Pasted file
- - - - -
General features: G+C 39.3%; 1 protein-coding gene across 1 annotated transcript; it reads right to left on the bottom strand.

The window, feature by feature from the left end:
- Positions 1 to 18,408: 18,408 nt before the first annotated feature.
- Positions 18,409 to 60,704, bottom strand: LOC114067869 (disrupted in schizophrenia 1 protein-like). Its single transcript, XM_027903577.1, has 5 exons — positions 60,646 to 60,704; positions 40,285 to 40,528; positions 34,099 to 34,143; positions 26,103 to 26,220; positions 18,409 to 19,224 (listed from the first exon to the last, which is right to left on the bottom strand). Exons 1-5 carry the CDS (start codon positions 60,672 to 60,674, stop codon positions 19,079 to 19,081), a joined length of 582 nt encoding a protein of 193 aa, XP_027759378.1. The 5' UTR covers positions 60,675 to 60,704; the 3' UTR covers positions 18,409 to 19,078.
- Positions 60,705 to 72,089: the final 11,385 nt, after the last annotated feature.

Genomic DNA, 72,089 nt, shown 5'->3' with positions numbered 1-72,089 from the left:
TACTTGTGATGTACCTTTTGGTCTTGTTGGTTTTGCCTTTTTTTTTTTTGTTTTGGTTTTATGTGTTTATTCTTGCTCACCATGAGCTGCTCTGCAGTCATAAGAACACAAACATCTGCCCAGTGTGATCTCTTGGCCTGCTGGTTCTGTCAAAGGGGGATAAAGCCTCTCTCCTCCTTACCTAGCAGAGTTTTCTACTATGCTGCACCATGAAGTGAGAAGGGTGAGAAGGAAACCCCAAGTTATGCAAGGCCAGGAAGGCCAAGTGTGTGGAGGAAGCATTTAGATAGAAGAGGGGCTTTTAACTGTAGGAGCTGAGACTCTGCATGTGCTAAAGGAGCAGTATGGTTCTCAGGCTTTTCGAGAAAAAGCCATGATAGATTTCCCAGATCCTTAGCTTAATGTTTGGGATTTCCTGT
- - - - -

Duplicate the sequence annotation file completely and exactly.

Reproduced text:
General features: G+C 39.3%; 1 protein-coding gene across 1 annotated transcript; it reads right to left on the bottom strand.

The window, feature by feature from the left end:
- Positions 1 to 18,408: 18,408 nt before the first annotated feature.
- Positions 18,409 to 60,704, bottom strand: LOC114067869 (disrupted in schizophrenia 1 protein-like). Its single transcript, XM_027903577.1, has 5 exons — positions 60,646 to 60,704; positions 40,285 to 40,528; positions 34,099 to 34,143; positions 26,103 to 26,220; positions 18,409 to 19,224 (listed from the first exon to the last, which is right to left on the bottom strand). Exons 1-5 carry the CDS (start codon positions 60,672 to 60,674, stop codon positions 19,079 to 19,081), a joined length of 582 nt encoding a protein of 193 aa, XP_027759378.1. The 5' UTR covers positions 60,675 to 60,704; the 3' UTR covers positions 18,409 to 19,078.
- Positions 60,705 to 72,089: the final 11,385 nt, after the last annotated feature.

Genomic DNA, 72,089 nt, shown 5'->3' with positions numbered 1-72,089 from the left:
TACTTGTGATGTACCTTTTGGTCTTGTTGGTTTTGCCTTTTTTTTTTTTGTTTTGGTTTTATGTGTTTATTCTTGCTCACCATGAGCTGCTCTGCAGTCATAAGAACACAAACATCTGCCCAGTGTGATCTCTTGGCCTGCTGGTTCTGTCAAAGGGGGATAAAGCCTCTCTCCTCCTTACCTAGCAGAGTTTTCTACTATGCTGCACCATGAAGTGAGAAGGGTGAGAAGGAAACCCCAAGTTATGCAAGGCCAGGAAGGCCAAGTGTGTGGAGGAAGCATTTAGATAGAAGAGGGGCTTTTAACTGTAGGAGCTGAGACTCTGCATGTGCTAAAGGAGCAGTATGGTTCTCAGGCTTTTCGAGAAAAAGCCATGATAGATTTCCCAGATCCTTAGCTTAATGTTTGGGATTTCCTGT